contains 25 units ofVitamin I per ounce, 10 units ofVitamin 2 per ounce, 10 units of
Vitamin 3 per ounce, and 20 units ofVitamin 4 per ounce. How much of each supple- j
ment should Danny buy to add to each 100 ounces of feed in order to minimize his cost,
but still have the desired vitamin amounts present?
Optimal Use of Land. A farmer has 70 acres of land available on which to grow some
soybeans and some com. The cost of cultivation per-acre, the workdays needed per acre,
and the profit per acre are indicated in the table:
Soybeans
Corn
Total Available
\$60
\$30
\$1800
Days of work per acre
3 days
4 days
120 days
Profit per acre
\$300
Cultivation cost per acre
As indicated in the last column, the acreage to be cultivated is limited by the amount of
money available for cultivation costs and by the number of working days that can be put
into this part of the business. Find the number of acres of each crop that should be
planted in order to maximize the profit.
35. The manager of a supermarket meat department finds that there are 160 pounds of
round steak, 600 pounds of chuck steak, and 300 pounds of pork in stock on Saturday
morning. From experience, the manager knows that half these quantities can be sold as
straight cuts. The remaining meat will have to be ground into hamburger patties and
picnic patties for which there is a large weekend demand. Each pound of hamburger
patties contains 20% ground round and 60% ground chuck. Each pound of picnic
patties contains 30% ground pork and 50% ground chuck. The remainder of each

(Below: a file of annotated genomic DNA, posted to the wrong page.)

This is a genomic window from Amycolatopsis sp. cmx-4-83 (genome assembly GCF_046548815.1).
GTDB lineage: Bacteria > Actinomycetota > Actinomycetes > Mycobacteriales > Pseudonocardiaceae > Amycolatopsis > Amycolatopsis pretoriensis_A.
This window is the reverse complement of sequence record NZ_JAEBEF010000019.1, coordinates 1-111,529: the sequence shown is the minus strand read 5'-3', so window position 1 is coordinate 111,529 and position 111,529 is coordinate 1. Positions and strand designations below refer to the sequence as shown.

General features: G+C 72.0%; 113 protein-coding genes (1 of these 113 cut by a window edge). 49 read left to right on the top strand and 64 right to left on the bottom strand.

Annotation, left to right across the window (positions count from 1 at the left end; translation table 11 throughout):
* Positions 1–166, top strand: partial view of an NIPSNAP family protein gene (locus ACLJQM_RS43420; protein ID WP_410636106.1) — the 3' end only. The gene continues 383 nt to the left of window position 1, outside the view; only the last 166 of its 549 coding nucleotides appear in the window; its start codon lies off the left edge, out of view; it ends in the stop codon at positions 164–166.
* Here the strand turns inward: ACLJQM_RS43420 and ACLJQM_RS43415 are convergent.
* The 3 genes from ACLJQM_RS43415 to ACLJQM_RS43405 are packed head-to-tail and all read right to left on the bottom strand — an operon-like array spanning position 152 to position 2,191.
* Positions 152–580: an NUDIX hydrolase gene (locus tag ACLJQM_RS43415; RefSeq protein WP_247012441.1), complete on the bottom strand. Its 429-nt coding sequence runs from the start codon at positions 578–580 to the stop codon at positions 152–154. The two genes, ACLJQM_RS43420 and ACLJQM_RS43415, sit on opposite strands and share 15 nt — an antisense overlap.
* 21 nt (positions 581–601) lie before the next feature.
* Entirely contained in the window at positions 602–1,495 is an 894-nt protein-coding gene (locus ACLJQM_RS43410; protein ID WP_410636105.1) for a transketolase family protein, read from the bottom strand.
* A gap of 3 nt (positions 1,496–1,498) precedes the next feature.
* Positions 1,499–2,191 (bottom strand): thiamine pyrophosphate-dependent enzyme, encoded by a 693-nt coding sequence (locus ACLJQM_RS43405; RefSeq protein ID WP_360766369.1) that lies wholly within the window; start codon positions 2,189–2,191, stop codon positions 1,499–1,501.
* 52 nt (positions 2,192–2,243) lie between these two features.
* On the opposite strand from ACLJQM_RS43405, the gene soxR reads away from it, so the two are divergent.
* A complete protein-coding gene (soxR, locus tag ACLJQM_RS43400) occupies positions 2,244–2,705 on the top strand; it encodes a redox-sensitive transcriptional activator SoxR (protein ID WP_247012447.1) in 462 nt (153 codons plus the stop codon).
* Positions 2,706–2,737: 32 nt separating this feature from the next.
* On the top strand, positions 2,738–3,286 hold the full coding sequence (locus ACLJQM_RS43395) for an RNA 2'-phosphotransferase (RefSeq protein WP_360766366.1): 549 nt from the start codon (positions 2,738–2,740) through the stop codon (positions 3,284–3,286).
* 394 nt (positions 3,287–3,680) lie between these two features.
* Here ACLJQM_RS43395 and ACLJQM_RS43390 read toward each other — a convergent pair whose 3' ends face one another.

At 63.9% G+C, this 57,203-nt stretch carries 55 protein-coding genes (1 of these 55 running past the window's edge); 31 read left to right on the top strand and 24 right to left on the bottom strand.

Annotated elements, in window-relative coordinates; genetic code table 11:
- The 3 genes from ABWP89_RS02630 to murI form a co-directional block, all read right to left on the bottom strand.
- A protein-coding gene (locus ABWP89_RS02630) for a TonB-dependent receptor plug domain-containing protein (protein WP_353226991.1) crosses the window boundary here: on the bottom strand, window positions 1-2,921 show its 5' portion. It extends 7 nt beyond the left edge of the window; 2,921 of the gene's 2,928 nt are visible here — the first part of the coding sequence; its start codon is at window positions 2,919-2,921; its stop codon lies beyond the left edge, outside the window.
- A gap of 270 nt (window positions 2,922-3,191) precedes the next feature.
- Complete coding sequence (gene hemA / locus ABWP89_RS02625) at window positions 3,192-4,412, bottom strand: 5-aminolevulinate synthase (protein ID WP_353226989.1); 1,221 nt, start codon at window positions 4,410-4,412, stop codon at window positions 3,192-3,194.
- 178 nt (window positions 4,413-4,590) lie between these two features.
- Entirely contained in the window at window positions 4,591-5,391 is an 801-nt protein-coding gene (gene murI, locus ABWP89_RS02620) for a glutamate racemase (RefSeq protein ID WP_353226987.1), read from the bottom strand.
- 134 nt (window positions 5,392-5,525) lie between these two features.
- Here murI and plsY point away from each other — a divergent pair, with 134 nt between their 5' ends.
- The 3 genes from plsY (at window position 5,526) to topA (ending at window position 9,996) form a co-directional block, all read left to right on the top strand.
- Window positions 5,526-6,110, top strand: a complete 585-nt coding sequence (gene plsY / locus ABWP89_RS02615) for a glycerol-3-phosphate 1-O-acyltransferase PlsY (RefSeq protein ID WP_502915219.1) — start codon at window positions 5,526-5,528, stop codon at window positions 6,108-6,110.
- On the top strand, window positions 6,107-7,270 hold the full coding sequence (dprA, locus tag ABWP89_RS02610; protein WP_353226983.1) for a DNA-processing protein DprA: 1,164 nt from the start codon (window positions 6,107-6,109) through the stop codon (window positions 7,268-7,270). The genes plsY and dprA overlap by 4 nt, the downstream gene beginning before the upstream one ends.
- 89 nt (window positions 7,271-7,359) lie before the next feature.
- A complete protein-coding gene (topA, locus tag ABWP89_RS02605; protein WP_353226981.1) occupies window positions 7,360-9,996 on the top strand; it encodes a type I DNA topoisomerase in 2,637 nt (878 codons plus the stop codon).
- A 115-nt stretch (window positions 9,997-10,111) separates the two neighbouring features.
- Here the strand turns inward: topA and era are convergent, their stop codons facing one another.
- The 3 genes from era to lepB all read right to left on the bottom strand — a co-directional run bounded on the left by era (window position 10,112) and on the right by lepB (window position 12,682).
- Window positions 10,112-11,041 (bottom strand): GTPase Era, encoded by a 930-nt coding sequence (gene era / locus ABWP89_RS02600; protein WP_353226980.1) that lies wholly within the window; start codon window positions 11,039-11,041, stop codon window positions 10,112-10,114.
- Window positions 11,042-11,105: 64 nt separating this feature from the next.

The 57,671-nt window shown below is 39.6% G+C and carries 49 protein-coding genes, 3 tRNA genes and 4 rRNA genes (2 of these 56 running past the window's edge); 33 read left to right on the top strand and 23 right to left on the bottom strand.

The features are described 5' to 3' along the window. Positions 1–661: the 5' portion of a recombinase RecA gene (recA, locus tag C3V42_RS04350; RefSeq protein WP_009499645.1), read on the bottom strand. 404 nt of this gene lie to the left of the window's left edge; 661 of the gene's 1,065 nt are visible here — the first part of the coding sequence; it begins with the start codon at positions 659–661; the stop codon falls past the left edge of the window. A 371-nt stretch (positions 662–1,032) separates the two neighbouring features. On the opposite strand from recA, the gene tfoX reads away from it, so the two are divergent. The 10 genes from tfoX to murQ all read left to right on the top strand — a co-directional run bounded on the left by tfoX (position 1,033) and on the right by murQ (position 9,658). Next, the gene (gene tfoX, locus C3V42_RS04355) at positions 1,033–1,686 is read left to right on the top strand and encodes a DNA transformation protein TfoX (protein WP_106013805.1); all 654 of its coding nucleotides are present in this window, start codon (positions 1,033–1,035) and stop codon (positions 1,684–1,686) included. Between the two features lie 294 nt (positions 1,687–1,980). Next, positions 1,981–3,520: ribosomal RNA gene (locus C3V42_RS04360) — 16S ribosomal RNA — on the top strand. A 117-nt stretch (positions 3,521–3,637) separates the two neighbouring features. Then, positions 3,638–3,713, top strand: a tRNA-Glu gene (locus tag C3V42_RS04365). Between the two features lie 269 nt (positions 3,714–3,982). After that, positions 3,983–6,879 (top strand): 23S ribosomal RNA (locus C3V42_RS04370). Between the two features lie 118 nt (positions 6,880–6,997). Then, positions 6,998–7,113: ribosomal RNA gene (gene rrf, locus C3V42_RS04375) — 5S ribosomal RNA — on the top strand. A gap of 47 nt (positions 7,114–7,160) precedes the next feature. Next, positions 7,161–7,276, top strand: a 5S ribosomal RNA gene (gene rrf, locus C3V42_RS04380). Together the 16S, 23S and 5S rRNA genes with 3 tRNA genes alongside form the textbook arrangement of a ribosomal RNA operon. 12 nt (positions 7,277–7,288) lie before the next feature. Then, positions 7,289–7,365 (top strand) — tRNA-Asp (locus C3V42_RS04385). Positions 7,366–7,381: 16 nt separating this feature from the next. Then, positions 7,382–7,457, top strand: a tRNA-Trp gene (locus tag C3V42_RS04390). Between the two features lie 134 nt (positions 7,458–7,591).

product consists of an inexpensive nonmeat filler which the store has in unlimited
quantities. How many pounds of each product should be made if the objective is to
maximize the amount of meat used to make the patties?
36. J. B. Rug Manufacturers has available 1200 square yards of wool and 1000 square yards
of nylon for the manufacture of two grades of carpeting: high-grade, which sells for \$500
per roll, and low-grade, which sells for \$300 per roll. Twenty square yards of wool and 40
square yards of nylon are used in a roll of high-grade carpet, and 40 square yards of
nylon are used in a roll of low-grade carpet. Forty work-hours are required to manufac&shy;
ture each roll of the high-grade carpet, and 20 work-hours are required for each roll of
the low-grade carpet, at an average cost of \$6.00 per work-hour. A maximum of 800
work-hours are available. The cost of wool is \$5.00 per square yard and the cost of nylon
is \$2.00 per square yard. How many rolls of each type of carpet should be manufactured
to maximize income? [Hint: Income = Revenue from sale —(Production cost for
material + labor)]
37. The rug manufacturer in Problem 36 finds that maximum income occurs when no
high-grade carpet is produced. If the price of the low-grade carpet is kept at \$300 per roll,
in what price range should the high-grade carpet be sold so that income is maximized by
selling some rolls of each type carpet? Assume all other data remain the same.
38. Maximize
P = l x + у + 3z
subject to
x+2y + z^25
3 x + 2 y + 3 z = s3 0
*2&gt;0
ys&gt;0
2 2 0
[Hint: Solve the constraints three at a time, find the points that are in the set of feasible
solutions, and test each of them in the objective function. Assume a solution exists.]
CH AP TER R E V IE W
Important
Terms
linear inequality in two
variables
nonstrict linear inequality
strict linear inequality
graph of a linear inequality
half-plane
systems of linear inequalities
unbounded graph
bounded graph
vertex of the graph
linear programming problem
objective function
constraints
feasible solution
solution of a linear
programming problem